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Facebook Working on to Merge the News Feed, Stories Feature into a Single Interface

Facebook CEO Mark Zuckerberg recently said the social network would shift its emphasis away from the scrolling News Feed

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Facebook, data, photos, vietnam
A smartphone user displays a Facebook newsfeed .VOA

Facebook is working on to merge the News Feed and Stories features into a single interface, like Snapchat and Instagram, on its platform.

The single interface where users can swipe posts instead of vertically scrolling was discovered by app researcher Jane Manchun Wong in the Android version of Facebook.

Facebook News Feed and Stories are currently two distinct interfaces for its over 2.2 billion monthly active users. “In this new design, Stories and News Feed posts — including text posts, pictures, videos, and sponsored posts — appear as part of the same interface,” The Verge reported on Monday.

A spokesperson from Facebook said: “We are not currently testing this publicly.”

Facebook, data, vietnam
This photo shows a Facebook app icon on a smartphone in New York. VOA

The swipeable Stories feature offers better navigation where Facebook posts appear completely visible.

The “Stories” feature has 300 million daily users on Facebook and Messenger, along with over 500 million on Instagram Stories and 450 million on WhatsApp “Status” feature.

Also Read- Apple Spending $500 mn Over ‘Arcade’ Gaming Service: Report

Facebook CEO Mark Zuckerberg recently said the social network would shift its emphasis away from the scrolling News Feed. (IANS)

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Social Networking Giant Facebook Blames Apple iOS for Bezos’ Phone Hacking

WhatsApp provides end-to-end encryption by default, which means only the sender and recipient can view the messages

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Social Media, Facebook, Authenticity, Posts
The social media application, Facebook is displayed on Apple's App Store, July 30, 2019. VOA

Facebook has blamed Apple’s operating system for the hacking of Amazon Founder and CEO Jeff Bezos’ phone, saying WhatsApp’s end-to-end encryption is unhackable.

Investigators believe that Bezos’s iPhone was compromised after he received a 4.4MB video file containing malware via WhatsApp – in the same way when phones of 1,400 select journalists and human rights activists were broken into by Pegasus software from Israel-based NSO Group last year.

In an interview to the BBC last week, Facebook’s Vice President of Global Affairs and Communications, Nick Clegg, said it wasn’t WhatsApp’s fault because end-to-end encryption is unhackable and blamed Apple’s operating system for Bezos’ episode.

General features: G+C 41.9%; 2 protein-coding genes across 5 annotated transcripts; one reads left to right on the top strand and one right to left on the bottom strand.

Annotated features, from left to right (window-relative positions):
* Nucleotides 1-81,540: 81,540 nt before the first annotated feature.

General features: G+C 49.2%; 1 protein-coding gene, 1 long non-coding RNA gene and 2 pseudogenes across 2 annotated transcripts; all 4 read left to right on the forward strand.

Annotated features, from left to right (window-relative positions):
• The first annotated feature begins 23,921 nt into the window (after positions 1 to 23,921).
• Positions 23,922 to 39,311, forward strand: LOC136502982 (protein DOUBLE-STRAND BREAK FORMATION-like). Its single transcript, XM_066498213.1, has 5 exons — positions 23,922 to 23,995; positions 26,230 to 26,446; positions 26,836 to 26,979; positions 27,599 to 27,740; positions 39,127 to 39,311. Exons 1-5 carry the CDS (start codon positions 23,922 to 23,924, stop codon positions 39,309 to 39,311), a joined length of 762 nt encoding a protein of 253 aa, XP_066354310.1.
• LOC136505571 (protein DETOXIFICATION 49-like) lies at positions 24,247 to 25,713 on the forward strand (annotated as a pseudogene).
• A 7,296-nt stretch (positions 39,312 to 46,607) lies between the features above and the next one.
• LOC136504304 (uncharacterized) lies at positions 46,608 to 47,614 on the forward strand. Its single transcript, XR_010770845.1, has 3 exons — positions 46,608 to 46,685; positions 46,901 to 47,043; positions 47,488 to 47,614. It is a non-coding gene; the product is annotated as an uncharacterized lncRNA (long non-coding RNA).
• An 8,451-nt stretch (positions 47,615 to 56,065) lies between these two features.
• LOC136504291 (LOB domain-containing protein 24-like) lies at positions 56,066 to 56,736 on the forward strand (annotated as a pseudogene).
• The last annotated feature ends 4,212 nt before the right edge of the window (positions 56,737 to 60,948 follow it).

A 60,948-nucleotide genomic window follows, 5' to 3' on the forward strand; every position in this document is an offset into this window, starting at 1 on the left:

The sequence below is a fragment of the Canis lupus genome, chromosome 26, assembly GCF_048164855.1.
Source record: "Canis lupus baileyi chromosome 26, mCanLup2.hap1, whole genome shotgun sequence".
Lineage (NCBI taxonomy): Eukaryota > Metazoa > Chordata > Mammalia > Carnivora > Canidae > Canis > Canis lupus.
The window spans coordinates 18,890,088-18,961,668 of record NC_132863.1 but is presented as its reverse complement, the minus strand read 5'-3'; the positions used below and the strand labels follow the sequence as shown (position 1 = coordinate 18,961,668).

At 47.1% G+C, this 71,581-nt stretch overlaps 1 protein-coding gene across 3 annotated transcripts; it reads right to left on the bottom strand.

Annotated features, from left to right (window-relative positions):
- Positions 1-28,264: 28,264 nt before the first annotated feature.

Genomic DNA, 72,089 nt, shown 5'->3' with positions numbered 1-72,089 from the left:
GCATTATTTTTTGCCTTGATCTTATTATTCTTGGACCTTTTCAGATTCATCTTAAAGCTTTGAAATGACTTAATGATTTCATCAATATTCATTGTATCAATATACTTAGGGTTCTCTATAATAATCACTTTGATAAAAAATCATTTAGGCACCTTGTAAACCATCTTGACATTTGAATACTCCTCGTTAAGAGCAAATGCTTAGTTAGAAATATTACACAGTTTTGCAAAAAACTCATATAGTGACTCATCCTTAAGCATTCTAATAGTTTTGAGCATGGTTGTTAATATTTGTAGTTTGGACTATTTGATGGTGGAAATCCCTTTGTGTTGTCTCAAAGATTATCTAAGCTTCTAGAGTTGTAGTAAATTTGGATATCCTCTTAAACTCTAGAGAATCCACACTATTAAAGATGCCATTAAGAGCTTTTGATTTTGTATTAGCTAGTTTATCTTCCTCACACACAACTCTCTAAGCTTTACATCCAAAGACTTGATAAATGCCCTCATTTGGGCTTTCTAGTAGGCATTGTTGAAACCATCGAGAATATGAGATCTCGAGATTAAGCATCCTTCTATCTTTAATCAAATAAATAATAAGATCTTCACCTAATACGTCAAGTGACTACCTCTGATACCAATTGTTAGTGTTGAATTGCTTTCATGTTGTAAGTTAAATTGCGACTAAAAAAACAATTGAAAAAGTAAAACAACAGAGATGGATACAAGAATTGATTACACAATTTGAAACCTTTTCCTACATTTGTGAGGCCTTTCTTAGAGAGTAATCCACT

“It sounds like something on the, you know, what they call the operate, operated on the phone itself. It can’t have been anything on the, when the message was sent, in transit, because that’s end-to-end encrypted on WhatsApp,” Clegg told the show host.

Clegg compared the hack to opening a malicious email, saying that “it only comes to life when you open it”.

According to a report from FTI Consulting, a firm that has investigated Bezos’ phone, after that the video file was received, Bezos’ phone started sending unusually large amounts of outbound data, including his intimate messages with his girlfriend Lauren Sanchez.

Jeff Bezos
Jeff Bezos, Amazon founder and owner of Blue Origin. (Wikimedia commons)

According to Clegg, “something” must have affected the phone’s operating system.

“As sure as you can be that the technology of end-to-end encryption cannot, other than unless you have handset, or you have the message at either end, cannot be hacked into,” he was quoted as saying.

Apple was yet to comment on Facebook’s statement.

The NSO Group has denied it was part of Bezos’ hacking.

Also Read: Here Are Some Life Lessons That We Can Learn From Freedom Fighters this Republic Day

WhatsApp provides end-to-end encryption by default, which means only the sender and recipient can view the messages. But the piece of NSO Group software exploited WhatsApp’s video calling system by installing the spyware via missed calls to snoop on the selected users.

According to leading tech policy and media consultant Prasanto K. Roy, end-to-end encrypted apps (E2EE) do provide security, and messages or calls cannot be intercepted and decrypted en route without enormous computing resources.

“But once anyone can get to your handset, whether a human or a piece of software, the encryption doesn’t matter anymore. Because on your handset, it’s all decrypted,” Roy told IANS recently. (IANS)